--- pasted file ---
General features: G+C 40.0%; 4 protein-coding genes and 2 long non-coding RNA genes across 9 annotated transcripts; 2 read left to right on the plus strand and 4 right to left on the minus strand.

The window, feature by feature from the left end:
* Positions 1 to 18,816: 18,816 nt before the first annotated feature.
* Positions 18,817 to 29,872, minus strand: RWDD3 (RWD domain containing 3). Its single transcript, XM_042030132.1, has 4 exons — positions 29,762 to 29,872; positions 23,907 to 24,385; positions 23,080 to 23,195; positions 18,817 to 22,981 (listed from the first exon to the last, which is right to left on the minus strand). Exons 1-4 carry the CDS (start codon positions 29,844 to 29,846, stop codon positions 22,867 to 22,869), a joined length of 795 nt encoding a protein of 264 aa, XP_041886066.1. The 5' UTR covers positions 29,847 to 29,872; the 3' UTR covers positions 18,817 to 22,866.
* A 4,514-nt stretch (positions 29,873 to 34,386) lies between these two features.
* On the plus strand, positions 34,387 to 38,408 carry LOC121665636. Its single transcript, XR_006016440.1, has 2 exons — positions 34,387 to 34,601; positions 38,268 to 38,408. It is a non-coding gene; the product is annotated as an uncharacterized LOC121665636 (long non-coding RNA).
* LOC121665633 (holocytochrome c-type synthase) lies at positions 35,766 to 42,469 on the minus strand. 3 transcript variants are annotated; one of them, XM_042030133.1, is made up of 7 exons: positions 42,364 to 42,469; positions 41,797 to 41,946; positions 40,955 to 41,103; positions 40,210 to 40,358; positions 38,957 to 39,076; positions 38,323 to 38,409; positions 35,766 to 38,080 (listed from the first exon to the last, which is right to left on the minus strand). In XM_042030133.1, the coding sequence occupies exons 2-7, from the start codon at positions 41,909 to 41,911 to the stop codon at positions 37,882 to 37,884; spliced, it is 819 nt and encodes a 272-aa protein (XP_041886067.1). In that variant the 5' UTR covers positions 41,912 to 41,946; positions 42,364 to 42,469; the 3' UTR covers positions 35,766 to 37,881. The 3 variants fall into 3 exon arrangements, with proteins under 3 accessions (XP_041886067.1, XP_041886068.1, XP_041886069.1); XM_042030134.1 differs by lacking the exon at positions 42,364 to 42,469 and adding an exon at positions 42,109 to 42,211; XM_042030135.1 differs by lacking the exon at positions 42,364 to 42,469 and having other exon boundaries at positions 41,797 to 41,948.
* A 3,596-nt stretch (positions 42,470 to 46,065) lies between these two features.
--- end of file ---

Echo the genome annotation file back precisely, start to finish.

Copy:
General features: G+C 40.0%; 4 protein-coding genes and 2 long non-coding RNA genes across 9 annotated transcripts; 2 read left to right on the plus strand and 4 right to left on the minus strand.

The window, feature by feature from the left end:
* Positions 1 to 18,816: 18,816 nt before the first annotated feature.
* Positions 18,817 to 29,872, minus strand: RWDD3 (RWD domain containing 3). Its single transcript, XM_042030132.1, has 4 exons — positions 29,762 to 29,872; positions 23,907 to 24,385; positions 23,080 to 23,195; positions 18,817 to 22,981 (listed from the first exon to the last, which is right to left on the minus strand). Exons 1-4 carry the CDS (start codon positions 29,844 to 29,846, stop codon positions 22,867 to 22,869), a joined length of 795 nt encoding a protein of 264 aa, XP_041886066.1. The 5' UTR covers positions 29,847 to 29,872; the 3' UTR covers positions 18,817 to 22,866.
* A 4,514-nt stretch (positions 29,873 to 34,386) lies between these two features.
* On the plus strand, positions 34,387 to 38,408 carry LOC121665636. Its single transcript, XR_006016440.1, has 2 exons — positions 34,387 to 34,601; positions 38,268 to 38,408. It is a non-coding gene; the product is annotated as an uncharacterized LOC121665636 (long non-coding RNA).
* LOC121665633 (holocytochrome c-type synthase) lies at positions 35,766 to 42,469 on the minus strand. 3 transcript variants are annotated; one of them, XM_042030133.1, is made up of 7 exons: positions 42,364 to 42,469; positions 41,797 to 41,946; positions 40,955 to 41,103; positions 40,210 to 40,358; positions 38,957 to 39,076; positions 38,323 to 38,409; positions 35,766 to 38,080 (listed from the first exon to the last, which is right to left on the minus strand). In XM_042030133.1, the coding sequence occupies exons 2-7, from the start codon at positions 41,909 to 41,911 to the stop codon at positions 37,882 to 37,884; spliced, it is 819 nt and encodes a 272-aa protein (XP_041886067.1). In that variant the 5' UTR covers positions 41,912 to 41,946; positions 42,364 to 42,469; the 3' UTR covers positions 35,766 to 37,881. The 3 variants fall into 3 exon arrangements, with proteins under 3 accessions (XP_041886067.1, XP_041886068.1, XP_041886069.1); XM_042030134.1 differs by lacking the exon at positions 42,364 to 42,469 and adding an exon at positions 42,109 to 42,211; XM_042030135.1 differs by lacking the exon at positions 42,364 to 42,469 and having other exon boundaries at positions 41,797 to 41,948.
* A 3,596-nt stretch (positions 42,470 to 46,065) lies between these two features.